I wanted to like this but it was a bad start when there were odd gaps and spaces between paragraphs in the Kindle version. As this goes out via Hachette, I feel editing has been lax. Sometimes I feel there's a big 5 publisher attitude of 'our name will carry it.' Maybe it did. There's no denying Attwood is a brilliant author but this, for me, feels forced and as if she is trying too hard. It didn't flow and entice. Chapters, too, were so short it was stop-start and not a natural reading experience.
This is the one of the most profound and compelling novels I have ever read. This book really "spoke" to me and took me on a journey down memory lane. It captures the female experience incredibly well and deals with complex issues of friendship, rivalry, motherhood, and loss. Like all Atwood's books it is also incredibly well written.
The book follows the journey of the protagonist, Elaine, from childhood to late adulthood and centers primarily on Elaine's toxic relationship with her childhood "friend" Cordelia. If you are a woman, I think you will be able to see quite a lot of your younger self in Elaine. Or maybe in Grace or Cordelia.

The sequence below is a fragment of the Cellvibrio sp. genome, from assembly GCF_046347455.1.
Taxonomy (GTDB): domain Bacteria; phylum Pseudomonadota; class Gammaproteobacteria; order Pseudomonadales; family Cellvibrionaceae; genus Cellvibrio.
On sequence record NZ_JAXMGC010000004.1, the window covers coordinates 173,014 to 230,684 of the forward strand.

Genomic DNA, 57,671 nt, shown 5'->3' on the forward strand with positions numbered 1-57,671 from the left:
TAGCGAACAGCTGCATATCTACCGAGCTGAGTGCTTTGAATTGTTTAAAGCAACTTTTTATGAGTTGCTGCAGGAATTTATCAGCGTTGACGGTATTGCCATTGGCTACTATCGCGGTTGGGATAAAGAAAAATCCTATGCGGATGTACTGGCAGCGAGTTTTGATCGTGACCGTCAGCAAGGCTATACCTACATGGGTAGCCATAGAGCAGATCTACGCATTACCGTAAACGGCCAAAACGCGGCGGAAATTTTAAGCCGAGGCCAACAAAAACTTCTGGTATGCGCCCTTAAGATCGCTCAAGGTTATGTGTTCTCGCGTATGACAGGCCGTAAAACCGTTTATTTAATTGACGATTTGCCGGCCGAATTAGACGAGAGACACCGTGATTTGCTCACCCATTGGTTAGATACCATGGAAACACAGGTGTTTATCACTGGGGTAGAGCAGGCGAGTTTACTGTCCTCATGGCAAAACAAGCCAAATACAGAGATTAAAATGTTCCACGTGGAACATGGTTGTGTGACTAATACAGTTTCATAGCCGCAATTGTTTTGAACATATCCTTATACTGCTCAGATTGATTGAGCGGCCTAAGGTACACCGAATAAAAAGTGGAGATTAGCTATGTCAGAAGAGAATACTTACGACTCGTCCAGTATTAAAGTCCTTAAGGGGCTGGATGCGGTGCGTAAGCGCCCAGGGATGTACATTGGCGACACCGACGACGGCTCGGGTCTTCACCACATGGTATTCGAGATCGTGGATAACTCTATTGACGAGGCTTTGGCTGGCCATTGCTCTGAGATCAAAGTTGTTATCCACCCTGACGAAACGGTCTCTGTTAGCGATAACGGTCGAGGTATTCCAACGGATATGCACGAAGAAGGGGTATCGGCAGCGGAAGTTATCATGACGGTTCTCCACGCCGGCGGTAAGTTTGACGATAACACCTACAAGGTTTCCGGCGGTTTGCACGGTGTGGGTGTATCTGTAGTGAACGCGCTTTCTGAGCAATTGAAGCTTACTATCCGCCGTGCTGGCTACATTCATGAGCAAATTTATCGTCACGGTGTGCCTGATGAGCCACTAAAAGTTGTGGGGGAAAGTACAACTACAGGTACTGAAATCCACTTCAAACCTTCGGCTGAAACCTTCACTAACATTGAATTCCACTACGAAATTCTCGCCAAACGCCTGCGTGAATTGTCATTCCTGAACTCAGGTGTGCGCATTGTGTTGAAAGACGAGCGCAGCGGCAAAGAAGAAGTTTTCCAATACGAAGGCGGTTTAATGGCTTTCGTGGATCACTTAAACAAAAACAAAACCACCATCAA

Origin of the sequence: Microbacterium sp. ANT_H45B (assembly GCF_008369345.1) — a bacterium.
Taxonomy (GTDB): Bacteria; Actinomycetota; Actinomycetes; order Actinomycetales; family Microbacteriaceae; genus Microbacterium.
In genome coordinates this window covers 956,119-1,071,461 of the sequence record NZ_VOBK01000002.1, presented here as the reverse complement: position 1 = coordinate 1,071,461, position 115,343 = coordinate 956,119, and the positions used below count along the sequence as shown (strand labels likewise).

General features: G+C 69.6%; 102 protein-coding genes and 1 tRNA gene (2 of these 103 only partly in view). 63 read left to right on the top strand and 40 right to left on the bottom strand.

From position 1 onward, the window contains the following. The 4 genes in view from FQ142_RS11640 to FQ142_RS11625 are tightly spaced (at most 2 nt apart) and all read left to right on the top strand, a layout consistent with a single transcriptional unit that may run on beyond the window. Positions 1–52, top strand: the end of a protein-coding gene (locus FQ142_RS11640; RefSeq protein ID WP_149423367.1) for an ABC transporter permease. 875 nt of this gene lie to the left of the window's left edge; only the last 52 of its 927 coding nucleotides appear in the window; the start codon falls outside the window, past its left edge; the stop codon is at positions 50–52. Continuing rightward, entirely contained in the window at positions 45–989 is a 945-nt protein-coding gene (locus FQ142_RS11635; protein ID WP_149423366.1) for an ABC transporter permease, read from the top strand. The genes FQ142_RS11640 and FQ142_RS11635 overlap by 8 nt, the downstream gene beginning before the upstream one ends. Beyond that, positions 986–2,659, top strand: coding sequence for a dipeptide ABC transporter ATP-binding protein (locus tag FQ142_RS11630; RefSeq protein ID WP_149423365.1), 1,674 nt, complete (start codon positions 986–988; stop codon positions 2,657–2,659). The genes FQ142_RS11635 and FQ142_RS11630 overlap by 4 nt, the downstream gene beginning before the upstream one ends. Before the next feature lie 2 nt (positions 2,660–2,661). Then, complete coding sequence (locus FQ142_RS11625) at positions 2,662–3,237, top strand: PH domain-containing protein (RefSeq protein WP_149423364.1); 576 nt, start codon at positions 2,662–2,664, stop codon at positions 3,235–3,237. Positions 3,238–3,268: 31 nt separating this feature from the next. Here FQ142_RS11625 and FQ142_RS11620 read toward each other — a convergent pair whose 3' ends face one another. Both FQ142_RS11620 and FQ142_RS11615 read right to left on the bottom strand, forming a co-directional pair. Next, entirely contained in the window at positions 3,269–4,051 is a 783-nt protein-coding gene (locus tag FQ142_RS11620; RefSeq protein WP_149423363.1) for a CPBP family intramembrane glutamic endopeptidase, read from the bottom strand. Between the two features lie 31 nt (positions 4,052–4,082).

The book constantly tugged at my heart strings and at the same time made me feel less alone and somewhat normalised a lot of my childhood experiences. You will probably enjoy this book more profoundly if you're a woman. If you're a man it will provide you with an excellent, detailed, and complex insight into the mind and struggles of the opposite sex.
If you are only going to read one of Atwood's books, read this one!
"Little girls are cute and small only to adults. To one another they are not cute. They are life sized." Margaret Atwood, CAT'S EYE.
`Cat's Eye' is the story of Elaine Risley, a painter who returns to Toronto for a retrospect of her work and finds herself flooded by memories of her past. Probably the first half of the novel focuses on Elaine's childhood, especially the complex relationship with her `friend' Cordelia, while roughly the second half shows her growing up and coping with the difficulties of more adult relationships.
`Cat's Eye' captures the pieces of childhood, and especially the complicated power games that girls play with each other, absolutely perfectly. While reading moments of my own past came back to be, rather like the older Elaine holding her marble and suddenly remembering a past she'd forgotten (if not put behind her) such a long time ago. Never before have I read a book that truly illustrates how subtle and nasty little girls really can be while in a believable and realistic context.